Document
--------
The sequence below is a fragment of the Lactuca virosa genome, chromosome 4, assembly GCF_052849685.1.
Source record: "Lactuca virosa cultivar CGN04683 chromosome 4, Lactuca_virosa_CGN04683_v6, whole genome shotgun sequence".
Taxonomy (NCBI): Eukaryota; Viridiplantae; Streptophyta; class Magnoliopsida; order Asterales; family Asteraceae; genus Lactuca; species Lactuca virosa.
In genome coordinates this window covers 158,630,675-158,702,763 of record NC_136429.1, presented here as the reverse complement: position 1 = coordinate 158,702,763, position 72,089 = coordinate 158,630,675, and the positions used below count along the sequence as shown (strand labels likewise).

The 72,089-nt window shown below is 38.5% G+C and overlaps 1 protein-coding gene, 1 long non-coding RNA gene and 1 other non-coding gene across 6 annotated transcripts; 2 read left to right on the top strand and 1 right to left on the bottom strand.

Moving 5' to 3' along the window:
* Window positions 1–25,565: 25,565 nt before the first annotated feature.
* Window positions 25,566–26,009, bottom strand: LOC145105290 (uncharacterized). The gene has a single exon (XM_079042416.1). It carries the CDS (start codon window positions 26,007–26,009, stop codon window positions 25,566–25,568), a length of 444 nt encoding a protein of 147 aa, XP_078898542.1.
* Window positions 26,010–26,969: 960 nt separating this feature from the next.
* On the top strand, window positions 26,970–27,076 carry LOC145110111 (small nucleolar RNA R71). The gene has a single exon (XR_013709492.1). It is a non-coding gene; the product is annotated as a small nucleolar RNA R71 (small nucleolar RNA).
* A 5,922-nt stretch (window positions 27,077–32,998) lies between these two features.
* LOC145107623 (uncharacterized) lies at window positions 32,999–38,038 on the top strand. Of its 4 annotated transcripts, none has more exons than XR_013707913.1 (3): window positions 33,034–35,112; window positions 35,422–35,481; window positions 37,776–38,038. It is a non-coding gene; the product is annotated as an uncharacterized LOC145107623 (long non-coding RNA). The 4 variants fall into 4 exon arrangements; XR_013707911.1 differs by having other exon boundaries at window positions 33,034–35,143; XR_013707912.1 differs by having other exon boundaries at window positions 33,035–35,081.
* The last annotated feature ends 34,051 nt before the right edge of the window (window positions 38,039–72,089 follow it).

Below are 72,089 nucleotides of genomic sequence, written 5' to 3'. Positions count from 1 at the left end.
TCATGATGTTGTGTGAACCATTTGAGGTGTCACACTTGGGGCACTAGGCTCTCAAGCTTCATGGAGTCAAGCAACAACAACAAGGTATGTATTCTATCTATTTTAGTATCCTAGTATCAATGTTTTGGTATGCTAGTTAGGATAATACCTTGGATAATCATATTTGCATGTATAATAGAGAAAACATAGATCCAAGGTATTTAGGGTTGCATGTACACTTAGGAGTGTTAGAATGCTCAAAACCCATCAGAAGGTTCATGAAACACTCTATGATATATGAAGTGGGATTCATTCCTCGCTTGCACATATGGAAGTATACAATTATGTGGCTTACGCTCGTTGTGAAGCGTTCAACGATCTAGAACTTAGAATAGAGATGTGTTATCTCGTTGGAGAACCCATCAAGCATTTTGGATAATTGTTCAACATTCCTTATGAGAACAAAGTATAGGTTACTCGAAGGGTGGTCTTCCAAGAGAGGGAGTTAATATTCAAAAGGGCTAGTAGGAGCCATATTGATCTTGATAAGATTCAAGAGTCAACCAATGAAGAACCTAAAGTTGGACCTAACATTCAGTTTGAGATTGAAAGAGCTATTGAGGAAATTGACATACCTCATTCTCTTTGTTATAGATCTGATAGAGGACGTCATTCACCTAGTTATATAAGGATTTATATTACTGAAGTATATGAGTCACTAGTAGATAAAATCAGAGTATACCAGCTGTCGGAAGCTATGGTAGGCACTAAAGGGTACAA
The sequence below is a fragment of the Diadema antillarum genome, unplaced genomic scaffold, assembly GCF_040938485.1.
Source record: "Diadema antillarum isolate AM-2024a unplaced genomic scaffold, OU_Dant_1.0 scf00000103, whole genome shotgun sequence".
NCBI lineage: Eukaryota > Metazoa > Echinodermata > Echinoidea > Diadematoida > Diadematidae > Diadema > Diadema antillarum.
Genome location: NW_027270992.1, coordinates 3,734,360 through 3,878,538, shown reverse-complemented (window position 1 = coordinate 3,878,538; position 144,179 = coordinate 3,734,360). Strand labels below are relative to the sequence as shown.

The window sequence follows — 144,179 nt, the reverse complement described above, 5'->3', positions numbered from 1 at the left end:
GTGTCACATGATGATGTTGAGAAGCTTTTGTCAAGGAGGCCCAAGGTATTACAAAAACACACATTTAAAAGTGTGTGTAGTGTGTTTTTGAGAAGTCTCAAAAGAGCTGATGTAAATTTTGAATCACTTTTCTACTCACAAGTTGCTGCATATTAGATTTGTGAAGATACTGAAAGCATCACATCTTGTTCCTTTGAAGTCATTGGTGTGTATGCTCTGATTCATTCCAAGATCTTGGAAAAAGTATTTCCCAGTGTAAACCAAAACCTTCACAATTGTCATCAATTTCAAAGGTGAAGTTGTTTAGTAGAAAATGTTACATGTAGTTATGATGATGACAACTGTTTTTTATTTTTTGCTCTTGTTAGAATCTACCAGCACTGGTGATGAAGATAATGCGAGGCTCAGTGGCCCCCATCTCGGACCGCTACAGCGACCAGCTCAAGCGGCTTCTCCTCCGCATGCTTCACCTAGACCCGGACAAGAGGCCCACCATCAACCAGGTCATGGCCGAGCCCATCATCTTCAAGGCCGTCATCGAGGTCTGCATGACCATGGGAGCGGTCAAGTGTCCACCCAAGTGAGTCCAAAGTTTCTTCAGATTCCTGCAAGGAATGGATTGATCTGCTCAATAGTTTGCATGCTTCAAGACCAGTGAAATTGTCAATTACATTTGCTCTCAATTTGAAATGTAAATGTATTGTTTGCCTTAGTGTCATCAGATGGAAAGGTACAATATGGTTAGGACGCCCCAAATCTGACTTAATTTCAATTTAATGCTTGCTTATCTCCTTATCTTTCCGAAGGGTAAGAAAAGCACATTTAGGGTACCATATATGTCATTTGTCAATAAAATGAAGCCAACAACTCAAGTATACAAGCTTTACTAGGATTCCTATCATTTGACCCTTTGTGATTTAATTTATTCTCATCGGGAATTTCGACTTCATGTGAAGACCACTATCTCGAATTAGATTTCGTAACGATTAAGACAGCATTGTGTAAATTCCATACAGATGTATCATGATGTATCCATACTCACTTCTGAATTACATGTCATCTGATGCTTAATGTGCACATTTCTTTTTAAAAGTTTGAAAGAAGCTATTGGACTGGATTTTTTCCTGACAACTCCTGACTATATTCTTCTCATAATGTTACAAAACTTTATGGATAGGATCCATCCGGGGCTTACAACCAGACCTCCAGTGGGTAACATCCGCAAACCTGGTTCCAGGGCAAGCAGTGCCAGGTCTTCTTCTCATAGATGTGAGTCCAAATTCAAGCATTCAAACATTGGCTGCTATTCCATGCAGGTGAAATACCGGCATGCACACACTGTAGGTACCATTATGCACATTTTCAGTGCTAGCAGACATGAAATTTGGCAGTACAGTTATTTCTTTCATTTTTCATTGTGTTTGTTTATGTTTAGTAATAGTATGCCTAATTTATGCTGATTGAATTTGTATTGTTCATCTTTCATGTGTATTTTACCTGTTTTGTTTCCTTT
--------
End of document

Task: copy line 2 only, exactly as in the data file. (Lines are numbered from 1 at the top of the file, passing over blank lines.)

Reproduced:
Source record: "Lactuca virosa cultivar CGN04683 chromosome 4, Lactuca_virosa_CGN04683_v6, whole genome shotgun sequence".